The Mexican Revolution, which began in 1910, was one of the great revolutionary upheavals of the twentieth century.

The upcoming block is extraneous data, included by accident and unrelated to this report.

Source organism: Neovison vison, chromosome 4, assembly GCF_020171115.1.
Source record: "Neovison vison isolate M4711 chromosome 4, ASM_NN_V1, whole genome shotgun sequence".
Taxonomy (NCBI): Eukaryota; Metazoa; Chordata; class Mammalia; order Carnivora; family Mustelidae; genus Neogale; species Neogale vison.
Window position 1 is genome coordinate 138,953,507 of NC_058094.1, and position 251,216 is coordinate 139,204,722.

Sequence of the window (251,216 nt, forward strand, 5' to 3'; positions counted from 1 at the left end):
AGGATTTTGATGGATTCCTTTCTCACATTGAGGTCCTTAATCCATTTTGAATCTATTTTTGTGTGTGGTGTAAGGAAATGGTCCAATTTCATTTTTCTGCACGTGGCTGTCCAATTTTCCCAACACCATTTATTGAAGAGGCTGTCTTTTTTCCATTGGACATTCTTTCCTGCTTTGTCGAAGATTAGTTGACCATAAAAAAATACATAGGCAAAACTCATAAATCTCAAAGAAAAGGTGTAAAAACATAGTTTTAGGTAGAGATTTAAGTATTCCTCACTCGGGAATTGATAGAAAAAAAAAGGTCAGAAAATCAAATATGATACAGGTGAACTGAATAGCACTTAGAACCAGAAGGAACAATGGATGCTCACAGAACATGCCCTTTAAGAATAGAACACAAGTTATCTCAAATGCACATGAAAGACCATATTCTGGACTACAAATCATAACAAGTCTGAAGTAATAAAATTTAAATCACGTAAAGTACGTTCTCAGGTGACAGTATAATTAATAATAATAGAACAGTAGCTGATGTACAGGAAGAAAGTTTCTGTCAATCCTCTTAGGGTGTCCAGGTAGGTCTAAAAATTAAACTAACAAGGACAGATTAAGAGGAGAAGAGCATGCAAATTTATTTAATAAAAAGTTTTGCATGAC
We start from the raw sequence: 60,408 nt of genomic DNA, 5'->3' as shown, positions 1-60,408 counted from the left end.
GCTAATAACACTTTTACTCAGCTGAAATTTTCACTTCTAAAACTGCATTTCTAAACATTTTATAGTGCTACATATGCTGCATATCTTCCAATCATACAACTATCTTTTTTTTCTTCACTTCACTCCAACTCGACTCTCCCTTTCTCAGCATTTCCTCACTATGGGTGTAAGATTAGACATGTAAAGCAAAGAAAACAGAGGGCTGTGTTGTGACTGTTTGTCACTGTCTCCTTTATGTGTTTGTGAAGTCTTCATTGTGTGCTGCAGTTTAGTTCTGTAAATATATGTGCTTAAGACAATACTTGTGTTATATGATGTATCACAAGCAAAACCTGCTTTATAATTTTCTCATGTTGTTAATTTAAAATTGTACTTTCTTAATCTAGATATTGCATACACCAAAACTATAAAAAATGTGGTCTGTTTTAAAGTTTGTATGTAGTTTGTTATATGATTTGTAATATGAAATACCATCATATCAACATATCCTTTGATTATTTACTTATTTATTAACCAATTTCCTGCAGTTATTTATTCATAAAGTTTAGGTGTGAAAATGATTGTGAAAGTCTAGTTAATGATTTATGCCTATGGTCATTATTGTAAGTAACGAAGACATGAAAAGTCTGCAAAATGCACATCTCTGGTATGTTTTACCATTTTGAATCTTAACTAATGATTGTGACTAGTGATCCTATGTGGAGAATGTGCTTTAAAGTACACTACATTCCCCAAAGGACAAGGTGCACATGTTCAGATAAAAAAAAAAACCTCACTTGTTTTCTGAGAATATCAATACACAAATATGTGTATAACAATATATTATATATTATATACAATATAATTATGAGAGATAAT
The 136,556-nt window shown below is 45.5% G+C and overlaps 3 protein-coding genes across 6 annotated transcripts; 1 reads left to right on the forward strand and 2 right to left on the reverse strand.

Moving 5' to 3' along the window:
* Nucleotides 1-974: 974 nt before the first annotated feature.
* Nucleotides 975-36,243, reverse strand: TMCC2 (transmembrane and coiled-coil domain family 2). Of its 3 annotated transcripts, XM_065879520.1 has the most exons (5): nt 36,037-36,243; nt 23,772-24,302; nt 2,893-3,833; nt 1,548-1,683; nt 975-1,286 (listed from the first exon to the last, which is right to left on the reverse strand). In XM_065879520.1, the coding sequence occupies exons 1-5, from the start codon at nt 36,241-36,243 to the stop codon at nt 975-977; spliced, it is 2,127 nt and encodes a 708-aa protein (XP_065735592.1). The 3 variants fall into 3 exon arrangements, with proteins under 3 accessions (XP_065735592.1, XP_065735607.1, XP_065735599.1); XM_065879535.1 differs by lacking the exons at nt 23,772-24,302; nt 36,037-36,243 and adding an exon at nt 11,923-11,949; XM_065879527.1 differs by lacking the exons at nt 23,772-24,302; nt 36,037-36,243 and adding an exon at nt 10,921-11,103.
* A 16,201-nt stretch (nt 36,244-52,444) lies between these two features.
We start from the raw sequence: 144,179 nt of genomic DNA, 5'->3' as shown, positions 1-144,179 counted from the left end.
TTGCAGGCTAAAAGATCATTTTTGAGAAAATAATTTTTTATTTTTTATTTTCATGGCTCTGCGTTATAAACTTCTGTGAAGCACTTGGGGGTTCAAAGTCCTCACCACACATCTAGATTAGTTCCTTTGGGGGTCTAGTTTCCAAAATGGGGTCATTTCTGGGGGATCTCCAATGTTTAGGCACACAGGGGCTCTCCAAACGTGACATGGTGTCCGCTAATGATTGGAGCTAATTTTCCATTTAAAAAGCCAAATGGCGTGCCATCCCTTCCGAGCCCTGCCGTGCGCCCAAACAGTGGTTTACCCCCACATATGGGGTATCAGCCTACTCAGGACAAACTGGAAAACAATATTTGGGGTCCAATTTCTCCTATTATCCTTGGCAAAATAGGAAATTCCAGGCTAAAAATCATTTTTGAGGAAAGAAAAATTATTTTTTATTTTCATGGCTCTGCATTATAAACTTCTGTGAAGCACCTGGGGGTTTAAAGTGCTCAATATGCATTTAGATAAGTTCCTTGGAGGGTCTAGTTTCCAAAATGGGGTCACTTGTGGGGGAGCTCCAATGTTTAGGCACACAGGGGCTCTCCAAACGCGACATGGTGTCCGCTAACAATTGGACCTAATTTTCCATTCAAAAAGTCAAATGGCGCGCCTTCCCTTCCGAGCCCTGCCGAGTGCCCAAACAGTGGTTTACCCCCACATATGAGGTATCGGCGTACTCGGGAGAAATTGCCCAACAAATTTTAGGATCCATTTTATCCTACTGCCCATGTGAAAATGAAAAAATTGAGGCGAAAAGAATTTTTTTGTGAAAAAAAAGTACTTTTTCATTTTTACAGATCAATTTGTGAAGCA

Perhaps because it remained distinctively national and self-contained, claiming no universal validity and making no attempt to export its doctrines, the Mexican Revolution has remained globally anonymous compared with, say, the Russian, Chinese and Cuban revolutions. Yet, on any Richter scale of social seismology, the Cuban Revolution was a small affair compared with its Mexican counterpart. Both absolutely and relatively, more fought in Mexico, more died, more were affected by the fighting, and more was destroyed. Yet (in contrast to Cuba) the outcome was highly ambivalent: scholars still debate (often in rather sterile fashion) whether the Mexican Revolution was directed against a ‘feudal’ or ‘bourgeois’ regime, how the character of the revolutionary regime should be qualified, and thus whether (in terms of its outcome) the ‘revolution’ was a ‘real’ revolution at all, worthy of rank among Crane Brinton’s ‘Great Revolutions’.